“I don’t think I was a model citizen but in no way did I not encourage my teammates or take away from what they were trying to do,” said Emery.
Update 3:48pm ET: Go here for video of Emery’s statements from TSN.
From Eric Stephens at the LA Times,
In the first two games of their Western Conference quarterfinal series against the Dallas Stars, the Ducks saw a Chris Pronger they don’t want to see. The invisible one.
They prefer the hard-skating, occasionally nasty one who scored two goals in Game 3.
Good or bad, the 6-foot-6 Pronger always draws attention. And in his drive to win, he sometimes crosses the line, as evidenced by his eight career suspensions, including an eight-game punishment toward the end of the regular season.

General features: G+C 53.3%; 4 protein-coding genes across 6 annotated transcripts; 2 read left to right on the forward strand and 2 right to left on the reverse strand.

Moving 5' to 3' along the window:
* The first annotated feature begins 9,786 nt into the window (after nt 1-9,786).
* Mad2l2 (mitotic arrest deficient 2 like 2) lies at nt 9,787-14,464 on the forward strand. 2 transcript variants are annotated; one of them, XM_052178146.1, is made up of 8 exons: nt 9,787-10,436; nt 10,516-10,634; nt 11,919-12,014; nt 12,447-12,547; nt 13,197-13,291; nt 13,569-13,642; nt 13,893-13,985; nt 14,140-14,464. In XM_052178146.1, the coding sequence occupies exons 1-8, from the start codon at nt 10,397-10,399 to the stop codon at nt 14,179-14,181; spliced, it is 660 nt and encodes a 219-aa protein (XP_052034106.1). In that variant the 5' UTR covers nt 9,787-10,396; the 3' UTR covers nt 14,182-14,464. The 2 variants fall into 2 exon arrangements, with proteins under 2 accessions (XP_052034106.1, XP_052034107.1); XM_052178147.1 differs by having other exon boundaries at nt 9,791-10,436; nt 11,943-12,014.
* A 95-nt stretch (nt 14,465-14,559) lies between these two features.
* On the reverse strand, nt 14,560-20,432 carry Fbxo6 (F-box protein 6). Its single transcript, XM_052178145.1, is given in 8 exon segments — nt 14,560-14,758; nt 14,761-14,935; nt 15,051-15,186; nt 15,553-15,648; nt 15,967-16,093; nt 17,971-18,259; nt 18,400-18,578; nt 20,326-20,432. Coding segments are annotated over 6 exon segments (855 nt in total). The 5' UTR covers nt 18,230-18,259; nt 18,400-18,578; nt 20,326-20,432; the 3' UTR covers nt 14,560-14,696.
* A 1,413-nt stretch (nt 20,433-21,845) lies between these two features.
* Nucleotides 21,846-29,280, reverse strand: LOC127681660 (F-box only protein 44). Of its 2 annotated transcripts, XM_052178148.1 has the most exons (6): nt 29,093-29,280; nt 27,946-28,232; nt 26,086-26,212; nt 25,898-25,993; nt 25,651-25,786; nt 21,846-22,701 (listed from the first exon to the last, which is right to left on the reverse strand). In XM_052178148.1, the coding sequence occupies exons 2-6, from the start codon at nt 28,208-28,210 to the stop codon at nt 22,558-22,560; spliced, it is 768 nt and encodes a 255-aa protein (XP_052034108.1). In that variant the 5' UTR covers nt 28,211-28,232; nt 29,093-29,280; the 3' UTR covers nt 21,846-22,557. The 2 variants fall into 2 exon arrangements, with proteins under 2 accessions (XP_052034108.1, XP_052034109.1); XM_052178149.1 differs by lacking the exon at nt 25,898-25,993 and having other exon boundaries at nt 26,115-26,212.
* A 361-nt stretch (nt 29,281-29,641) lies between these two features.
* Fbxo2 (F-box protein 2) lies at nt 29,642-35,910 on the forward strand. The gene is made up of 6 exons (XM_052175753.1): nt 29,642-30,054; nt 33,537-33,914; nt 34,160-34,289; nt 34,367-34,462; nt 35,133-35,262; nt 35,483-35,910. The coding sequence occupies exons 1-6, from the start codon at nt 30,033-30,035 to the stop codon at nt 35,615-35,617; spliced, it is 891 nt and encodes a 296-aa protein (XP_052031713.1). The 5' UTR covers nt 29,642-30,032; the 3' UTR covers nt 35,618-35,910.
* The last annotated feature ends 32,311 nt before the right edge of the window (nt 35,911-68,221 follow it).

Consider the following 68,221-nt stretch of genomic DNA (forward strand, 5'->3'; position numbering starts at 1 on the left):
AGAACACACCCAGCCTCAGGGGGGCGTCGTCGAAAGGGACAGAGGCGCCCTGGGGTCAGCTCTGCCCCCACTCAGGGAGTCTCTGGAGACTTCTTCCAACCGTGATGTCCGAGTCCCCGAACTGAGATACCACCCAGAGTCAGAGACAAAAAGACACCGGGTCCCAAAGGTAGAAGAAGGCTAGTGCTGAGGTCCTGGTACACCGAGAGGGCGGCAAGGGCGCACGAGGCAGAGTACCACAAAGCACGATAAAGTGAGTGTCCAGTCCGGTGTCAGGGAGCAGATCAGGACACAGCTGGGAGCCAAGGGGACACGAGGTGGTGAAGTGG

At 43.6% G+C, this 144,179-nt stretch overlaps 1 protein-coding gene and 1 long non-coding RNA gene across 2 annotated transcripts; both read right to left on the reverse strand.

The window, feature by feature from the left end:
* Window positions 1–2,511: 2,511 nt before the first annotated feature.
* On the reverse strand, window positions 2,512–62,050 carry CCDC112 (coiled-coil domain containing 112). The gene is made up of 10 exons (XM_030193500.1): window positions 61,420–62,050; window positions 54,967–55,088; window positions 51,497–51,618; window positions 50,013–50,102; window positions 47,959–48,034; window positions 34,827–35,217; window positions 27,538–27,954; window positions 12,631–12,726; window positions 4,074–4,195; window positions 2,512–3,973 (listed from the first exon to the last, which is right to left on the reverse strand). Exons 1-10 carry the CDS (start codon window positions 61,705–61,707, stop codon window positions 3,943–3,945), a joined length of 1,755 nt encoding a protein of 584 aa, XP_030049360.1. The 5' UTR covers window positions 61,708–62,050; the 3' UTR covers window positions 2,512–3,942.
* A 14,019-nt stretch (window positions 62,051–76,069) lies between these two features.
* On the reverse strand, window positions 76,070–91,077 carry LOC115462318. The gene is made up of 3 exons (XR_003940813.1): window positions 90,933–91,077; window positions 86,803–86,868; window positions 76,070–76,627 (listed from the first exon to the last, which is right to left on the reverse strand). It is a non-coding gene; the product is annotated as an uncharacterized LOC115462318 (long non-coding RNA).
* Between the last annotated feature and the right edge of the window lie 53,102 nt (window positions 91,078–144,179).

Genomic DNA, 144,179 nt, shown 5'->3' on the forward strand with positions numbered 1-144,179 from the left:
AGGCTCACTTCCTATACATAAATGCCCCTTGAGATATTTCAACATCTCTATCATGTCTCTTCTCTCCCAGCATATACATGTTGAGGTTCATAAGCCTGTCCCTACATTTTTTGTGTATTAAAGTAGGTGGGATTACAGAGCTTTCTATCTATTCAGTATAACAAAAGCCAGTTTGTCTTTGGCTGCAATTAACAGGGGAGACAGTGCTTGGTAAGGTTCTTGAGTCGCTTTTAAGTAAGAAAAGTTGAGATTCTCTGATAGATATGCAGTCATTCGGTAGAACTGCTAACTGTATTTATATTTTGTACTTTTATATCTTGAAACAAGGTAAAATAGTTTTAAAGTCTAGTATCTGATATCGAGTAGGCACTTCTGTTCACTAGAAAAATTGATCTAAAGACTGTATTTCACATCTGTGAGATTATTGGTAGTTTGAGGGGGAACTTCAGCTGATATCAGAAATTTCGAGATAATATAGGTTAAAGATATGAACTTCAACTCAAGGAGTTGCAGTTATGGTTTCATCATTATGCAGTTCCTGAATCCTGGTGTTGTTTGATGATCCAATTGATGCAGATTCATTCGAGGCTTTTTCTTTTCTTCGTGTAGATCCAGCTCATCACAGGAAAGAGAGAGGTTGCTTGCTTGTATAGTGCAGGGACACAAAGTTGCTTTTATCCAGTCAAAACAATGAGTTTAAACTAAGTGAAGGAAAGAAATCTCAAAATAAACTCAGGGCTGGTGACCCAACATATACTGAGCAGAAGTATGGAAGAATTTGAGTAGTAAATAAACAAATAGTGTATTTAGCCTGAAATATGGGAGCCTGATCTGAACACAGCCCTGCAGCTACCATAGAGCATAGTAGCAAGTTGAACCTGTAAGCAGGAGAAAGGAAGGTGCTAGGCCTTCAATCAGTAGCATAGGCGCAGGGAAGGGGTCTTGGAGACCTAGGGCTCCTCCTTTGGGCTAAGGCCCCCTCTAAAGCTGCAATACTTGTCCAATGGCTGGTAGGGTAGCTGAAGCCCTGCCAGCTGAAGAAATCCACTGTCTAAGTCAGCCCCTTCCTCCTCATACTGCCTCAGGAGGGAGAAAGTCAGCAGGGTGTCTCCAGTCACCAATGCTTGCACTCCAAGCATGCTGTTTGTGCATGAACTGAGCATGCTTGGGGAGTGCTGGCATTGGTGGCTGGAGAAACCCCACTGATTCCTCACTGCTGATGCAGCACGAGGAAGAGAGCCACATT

But Pronger’s performance Tuesday night showed why such reprimands by the NHL are something to simply accept.
From Tom Cowlishaw at the Dallas News,
Repeat after me. In the National Hockey League, there is no home-ice advantage.
I think we all know the Stars’ sad numbers since moving from their cozier digs at Reunion Arena. They have won one home game in their last seven playoff tries against Colorado, Vancouver and now Anaheim.
I find this trivia question rather amazing.When’s the last time the Stars won a playoff series on their home ice?
Think about it for a second. That’s long enough.
via the AP,
The city-county Sports & Exhibition Authority has approved spending $75,000 to rent portable coolers for Mellon Arena if the Pittsburgh Penguins encounter warmer weather during home playoff games.